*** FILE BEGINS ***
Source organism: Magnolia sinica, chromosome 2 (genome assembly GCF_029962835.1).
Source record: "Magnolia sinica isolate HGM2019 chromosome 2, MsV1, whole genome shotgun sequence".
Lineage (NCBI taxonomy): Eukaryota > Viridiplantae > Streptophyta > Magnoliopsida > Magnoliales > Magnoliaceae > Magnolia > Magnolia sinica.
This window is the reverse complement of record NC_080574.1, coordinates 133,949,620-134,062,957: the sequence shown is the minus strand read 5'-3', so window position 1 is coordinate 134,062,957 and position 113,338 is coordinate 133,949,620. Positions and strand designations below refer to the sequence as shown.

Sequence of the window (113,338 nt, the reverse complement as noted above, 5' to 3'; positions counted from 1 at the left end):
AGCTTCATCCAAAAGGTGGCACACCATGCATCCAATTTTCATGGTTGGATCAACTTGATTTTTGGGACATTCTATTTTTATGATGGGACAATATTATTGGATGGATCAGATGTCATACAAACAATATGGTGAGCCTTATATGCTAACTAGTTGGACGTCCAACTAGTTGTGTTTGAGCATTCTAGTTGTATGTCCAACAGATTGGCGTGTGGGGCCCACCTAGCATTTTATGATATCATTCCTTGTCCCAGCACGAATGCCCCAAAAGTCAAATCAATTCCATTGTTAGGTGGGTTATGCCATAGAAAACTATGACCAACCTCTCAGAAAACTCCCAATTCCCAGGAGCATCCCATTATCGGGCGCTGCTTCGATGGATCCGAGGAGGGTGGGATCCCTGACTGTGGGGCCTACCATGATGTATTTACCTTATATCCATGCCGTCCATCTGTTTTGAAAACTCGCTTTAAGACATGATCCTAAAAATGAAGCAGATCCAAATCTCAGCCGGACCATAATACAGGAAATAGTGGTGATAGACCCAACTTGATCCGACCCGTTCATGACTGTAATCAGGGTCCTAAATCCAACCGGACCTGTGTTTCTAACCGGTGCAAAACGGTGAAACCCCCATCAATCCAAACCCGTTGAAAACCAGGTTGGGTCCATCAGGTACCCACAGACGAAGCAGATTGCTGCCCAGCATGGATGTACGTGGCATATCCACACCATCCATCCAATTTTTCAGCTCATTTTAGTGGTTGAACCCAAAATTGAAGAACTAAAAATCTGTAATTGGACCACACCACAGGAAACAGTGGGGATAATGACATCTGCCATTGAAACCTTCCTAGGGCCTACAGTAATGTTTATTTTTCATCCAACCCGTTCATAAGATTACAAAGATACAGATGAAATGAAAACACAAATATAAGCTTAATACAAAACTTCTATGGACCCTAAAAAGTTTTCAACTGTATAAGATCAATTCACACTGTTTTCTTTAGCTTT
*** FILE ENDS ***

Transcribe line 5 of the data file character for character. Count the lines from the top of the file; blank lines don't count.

Sequence of the window (113,338 nt, the reverse complement as noted above, 5' to 3'; positions counted from 1 at the left end):